The stumbling block for the widely publicised shift from Windows to Linux by the city of Munich is migrating business applications, the project's manager has revealed.

The project requires the migration of around 300 business apps. "We knew from the start that migrating our many city administration-specific applications would not be easy," said Florian Schiessl, the "LiMux" project manager. "And it isn't, frankly."

Schiessl declined to say how many applications have been migrated to date. He said that only one-third of the city's suppliers say they have a migration path, and that another one-third claim they will find a migration path but that suppliers of the remaining one-third have remained quiet on the topic so far.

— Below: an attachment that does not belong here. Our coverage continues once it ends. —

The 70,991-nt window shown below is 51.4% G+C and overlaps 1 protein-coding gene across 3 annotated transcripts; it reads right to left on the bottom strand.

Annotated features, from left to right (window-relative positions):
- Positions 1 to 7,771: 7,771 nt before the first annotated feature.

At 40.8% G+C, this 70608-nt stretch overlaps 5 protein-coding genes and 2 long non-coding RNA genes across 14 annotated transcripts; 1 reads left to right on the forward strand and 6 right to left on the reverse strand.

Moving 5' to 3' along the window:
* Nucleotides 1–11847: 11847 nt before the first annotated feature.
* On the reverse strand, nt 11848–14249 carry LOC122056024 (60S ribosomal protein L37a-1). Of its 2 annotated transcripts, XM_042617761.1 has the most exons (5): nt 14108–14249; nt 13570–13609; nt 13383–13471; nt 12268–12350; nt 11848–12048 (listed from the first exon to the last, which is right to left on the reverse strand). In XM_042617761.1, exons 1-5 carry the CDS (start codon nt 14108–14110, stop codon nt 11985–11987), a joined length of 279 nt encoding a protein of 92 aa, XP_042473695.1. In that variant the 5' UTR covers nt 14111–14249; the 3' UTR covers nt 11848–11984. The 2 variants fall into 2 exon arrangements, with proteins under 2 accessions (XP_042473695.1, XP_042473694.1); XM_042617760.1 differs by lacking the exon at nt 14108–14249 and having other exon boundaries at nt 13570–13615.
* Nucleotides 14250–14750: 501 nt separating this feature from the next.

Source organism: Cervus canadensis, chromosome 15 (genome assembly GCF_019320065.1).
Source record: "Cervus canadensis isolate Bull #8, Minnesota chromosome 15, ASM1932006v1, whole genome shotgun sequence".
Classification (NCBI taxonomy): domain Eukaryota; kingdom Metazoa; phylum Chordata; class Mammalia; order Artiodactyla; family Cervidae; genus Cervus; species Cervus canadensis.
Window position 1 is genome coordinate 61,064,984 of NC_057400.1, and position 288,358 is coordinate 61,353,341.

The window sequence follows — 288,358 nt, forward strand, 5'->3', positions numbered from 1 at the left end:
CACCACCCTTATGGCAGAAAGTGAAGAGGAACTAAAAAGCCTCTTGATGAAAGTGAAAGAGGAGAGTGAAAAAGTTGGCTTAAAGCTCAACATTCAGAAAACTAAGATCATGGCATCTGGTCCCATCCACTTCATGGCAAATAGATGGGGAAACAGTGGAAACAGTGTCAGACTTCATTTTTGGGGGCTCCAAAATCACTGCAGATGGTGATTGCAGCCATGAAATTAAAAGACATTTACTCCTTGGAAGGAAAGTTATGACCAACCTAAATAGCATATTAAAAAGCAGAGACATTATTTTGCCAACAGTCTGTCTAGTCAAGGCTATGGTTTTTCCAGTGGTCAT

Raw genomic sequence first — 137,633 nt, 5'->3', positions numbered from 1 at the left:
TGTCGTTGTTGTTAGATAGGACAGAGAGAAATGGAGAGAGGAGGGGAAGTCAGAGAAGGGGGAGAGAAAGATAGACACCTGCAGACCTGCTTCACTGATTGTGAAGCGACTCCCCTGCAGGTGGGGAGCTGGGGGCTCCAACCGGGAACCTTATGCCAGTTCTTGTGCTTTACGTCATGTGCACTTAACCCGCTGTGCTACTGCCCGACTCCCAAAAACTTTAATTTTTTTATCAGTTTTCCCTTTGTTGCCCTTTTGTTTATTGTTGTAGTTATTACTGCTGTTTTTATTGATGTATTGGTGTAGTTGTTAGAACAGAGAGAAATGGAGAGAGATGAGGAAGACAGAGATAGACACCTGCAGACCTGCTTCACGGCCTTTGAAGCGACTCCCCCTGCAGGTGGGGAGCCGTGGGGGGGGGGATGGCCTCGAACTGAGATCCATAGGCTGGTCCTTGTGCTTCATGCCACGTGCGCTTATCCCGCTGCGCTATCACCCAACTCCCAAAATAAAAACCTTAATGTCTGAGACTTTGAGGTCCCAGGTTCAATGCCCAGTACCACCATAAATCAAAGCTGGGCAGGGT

The migration process for vendors requires both time and, especially, money, Schiessl said. "If some suppliers are unable to migrate their application to Linux or simply don't want to, then we are prepared to tender for a new supplier when the existing contract expires," he said. "Our goal is to have 80 percent of our applications migrated to Linux by 2008."

Munich will extend its extensive pilot phase for the client software into the first quarter of 2006, according to Schiessl. In April, the city selected two local German software companies to equip all 14,000 computers in its public administration with Linux and other open-source office applications.

Softcon and Gonicus, which submitted a joint bid, were selected to install open-source software provided through the Debian GNU/Linux project. The two companies will also provide a range of applications designed specifically for the city administration.

Munich is talking with other cities, such as Vienna, that have launched similar Linux migration projects. "Many view us as an ice breaker and are keen to learn how we're tackling certain issues, even if their own administrations will require tailored solutions to meet specific needs," Scheissl said.